More about liberation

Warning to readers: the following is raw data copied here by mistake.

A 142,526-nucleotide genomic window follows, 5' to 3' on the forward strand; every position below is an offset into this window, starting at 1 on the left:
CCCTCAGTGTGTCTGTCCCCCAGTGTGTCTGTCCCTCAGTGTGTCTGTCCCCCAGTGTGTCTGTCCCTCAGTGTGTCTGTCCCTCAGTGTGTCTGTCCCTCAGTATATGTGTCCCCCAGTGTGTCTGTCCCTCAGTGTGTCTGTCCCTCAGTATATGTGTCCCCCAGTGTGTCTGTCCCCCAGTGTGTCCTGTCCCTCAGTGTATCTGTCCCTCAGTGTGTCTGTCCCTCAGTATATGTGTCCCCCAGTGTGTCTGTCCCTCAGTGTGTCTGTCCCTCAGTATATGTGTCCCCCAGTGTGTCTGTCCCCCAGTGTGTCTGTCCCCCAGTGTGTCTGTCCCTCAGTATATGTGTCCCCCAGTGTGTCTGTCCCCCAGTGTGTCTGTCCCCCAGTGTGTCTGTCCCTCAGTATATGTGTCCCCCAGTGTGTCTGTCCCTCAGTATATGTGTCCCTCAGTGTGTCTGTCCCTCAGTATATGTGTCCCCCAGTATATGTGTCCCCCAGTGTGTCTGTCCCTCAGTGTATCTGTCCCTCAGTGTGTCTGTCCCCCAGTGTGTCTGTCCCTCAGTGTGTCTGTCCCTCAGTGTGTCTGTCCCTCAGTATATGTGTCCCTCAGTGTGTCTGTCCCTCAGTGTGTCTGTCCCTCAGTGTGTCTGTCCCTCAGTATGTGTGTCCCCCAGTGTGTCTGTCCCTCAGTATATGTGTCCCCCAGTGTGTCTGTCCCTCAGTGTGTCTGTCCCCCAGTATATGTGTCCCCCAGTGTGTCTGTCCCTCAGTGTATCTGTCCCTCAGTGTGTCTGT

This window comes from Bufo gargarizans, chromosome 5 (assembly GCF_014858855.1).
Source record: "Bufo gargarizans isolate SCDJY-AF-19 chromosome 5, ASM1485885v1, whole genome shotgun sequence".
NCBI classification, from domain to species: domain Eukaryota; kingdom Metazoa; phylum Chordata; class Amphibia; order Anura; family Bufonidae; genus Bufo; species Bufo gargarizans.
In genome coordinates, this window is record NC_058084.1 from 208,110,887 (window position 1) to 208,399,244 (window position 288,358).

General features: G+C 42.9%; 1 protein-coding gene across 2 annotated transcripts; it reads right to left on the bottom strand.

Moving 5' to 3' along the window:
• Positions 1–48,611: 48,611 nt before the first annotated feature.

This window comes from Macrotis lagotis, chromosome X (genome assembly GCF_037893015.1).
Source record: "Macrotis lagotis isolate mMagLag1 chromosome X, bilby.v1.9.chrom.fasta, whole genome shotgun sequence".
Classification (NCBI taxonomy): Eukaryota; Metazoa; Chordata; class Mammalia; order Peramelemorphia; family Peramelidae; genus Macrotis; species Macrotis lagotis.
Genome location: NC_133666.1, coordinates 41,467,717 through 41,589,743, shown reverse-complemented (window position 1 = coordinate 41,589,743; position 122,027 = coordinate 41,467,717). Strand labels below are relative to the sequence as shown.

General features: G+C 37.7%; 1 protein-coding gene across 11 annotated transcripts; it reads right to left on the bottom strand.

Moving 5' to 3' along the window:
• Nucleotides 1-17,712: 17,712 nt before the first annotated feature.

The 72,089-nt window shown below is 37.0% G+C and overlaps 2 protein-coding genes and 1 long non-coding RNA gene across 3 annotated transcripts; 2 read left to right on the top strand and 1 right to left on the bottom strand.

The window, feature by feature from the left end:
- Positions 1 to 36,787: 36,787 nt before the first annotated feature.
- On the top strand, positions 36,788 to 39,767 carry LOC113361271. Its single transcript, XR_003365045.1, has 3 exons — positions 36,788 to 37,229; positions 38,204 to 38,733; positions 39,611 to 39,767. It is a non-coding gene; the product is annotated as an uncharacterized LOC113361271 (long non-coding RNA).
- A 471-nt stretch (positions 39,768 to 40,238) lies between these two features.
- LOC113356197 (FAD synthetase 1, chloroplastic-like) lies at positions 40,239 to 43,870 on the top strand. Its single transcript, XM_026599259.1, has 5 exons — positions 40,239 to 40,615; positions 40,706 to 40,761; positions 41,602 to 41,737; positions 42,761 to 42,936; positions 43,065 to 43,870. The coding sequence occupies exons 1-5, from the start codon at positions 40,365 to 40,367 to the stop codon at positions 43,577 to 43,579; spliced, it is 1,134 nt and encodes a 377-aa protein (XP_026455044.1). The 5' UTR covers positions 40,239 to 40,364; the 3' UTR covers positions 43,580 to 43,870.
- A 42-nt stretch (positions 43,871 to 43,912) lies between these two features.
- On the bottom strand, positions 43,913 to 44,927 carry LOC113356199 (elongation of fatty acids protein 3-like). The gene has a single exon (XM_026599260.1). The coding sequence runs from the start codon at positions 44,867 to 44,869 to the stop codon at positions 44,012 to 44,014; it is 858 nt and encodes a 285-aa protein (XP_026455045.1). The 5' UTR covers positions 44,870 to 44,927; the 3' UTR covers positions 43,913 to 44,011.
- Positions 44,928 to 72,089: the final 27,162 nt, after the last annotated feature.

Liberation “the act of gaining equal rights” is adapted from Latin līberātiō “a setting free, a release,” which comes from the verb līberāre “to free” and, ultimately, the adjective līber “free, open, frank.” From here, there is the possibility for confusion, as the adjective līber “free,” the noun līber “child,” and the noun liber “book, bark” are all common words in Latin. Līber “free” is also the source of deliver, liberal, libertarian, and liberty, and it comes from an ancient root meaning “people”; compare the names Leopold (literally “bold people”) and Luther (“people army”). Līber “child” literally means “free one” and almost exclusively appears as plural līberī “children.” Meanwhile, liber “book” is the source of libel, library, and libretto, and it is unrelated to either līber. Take care not to confuse these nearly identical words! Liberation was first recorded in English in the early 15th century.